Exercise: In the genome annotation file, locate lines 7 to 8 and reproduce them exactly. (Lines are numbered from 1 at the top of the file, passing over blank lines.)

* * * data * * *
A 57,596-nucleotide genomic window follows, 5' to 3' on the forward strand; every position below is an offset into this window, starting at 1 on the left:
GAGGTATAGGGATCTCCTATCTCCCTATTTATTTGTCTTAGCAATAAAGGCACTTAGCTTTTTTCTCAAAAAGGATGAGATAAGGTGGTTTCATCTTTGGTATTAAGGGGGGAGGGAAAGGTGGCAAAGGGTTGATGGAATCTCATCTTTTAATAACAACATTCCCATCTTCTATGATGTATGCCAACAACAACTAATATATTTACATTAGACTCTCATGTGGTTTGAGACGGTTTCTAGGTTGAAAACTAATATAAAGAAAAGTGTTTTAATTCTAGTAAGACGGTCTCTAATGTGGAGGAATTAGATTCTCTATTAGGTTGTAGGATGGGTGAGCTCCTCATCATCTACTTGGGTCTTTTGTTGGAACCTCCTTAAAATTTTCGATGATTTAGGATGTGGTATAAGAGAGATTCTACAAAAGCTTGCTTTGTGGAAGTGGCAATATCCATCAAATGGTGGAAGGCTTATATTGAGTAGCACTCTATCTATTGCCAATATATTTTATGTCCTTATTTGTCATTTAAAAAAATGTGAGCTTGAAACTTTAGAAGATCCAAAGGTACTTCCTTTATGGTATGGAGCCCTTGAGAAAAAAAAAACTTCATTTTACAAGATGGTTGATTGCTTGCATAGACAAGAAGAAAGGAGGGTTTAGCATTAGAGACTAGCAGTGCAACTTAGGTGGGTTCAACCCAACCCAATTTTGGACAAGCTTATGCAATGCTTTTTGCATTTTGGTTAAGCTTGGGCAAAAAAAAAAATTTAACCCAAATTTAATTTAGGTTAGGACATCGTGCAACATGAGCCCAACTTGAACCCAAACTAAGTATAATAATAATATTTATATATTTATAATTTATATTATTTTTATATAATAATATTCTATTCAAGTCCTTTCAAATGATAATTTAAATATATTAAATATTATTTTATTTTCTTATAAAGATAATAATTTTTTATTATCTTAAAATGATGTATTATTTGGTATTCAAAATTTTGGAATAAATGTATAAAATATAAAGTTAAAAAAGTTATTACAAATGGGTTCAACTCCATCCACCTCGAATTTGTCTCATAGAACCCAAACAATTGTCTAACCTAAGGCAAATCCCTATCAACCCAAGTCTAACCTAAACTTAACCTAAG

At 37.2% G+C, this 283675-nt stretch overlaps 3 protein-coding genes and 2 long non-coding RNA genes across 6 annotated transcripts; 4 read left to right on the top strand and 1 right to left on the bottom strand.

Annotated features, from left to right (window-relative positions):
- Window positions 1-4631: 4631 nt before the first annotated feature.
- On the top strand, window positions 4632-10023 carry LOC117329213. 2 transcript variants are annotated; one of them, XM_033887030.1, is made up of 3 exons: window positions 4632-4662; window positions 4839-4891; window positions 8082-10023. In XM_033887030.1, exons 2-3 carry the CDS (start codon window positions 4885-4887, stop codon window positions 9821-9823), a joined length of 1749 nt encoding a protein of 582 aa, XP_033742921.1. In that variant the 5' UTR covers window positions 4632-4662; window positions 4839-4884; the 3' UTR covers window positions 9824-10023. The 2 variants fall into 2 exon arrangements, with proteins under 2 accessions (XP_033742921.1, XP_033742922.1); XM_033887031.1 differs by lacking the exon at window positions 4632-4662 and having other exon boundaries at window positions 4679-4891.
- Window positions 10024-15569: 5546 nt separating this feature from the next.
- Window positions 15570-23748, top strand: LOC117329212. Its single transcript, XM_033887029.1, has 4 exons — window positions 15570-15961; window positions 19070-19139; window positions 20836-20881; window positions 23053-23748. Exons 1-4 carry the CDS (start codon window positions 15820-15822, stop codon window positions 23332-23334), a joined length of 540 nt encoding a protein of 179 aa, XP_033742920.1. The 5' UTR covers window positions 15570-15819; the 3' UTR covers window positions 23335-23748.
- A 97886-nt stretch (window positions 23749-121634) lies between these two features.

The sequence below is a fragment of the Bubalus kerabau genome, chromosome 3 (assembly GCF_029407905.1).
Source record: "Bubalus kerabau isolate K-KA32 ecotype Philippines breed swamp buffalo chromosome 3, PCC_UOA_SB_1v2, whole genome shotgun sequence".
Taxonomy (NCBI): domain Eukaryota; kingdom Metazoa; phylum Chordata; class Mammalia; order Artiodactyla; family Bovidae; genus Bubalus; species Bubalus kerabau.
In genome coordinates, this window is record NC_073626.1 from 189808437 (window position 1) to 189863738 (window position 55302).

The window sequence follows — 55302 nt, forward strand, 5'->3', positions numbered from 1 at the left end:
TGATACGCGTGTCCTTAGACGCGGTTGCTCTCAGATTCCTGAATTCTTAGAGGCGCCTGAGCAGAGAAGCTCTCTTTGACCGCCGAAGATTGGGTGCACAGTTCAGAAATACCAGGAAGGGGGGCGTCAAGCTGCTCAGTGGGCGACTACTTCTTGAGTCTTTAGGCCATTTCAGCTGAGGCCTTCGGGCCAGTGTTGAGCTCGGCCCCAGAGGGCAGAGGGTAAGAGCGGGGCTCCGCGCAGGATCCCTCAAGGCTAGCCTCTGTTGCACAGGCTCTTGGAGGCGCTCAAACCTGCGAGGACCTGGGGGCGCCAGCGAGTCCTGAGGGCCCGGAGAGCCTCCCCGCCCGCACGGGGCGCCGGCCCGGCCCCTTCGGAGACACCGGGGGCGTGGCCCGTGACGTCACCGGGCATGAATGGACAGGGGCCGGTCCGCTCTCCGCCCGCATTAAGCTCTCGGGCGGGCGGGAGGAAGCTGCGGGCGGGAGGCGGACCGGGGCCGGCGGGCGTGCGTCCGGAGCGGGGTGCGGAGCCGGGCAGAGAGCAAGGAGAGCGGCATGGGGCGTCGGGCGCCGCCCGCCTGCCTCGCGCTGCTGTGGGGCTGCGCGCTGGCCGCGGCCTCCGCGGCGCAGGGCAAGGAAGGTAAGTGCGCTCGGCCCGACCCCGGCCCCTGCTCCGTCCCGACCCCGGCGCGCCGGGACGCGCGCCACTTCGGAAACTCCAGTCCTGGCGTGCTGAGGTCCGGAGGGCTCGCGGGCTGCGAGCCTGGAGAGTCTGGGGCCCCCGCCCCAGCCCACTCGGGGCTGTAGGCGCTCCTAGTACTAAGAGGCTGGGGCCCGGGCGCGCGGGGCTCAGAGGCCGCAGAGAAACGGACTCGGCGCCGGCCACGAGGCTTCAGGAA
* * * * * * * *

- Window positions 10024-15569: 5546 nt separating this feature from the next.
- Window positions 15570-23748, top strand: LOC117329212. Its single transcript, XM_033887029.1, has 4 exons — window positions 15570-15961; window positions 19070-19139; window positions 20836-20881; window positions 23053-23748. Exons 1-4 carry the CDS (start codon window positions 15820-15822, stop codon window positions 23332-23334), a joined length of 540 nt encoding a protein of 179 aa, XP_033742920.1. The 5' UTR covers window positions 15570-15819; the 3' UTR covers window positions 23335-23748.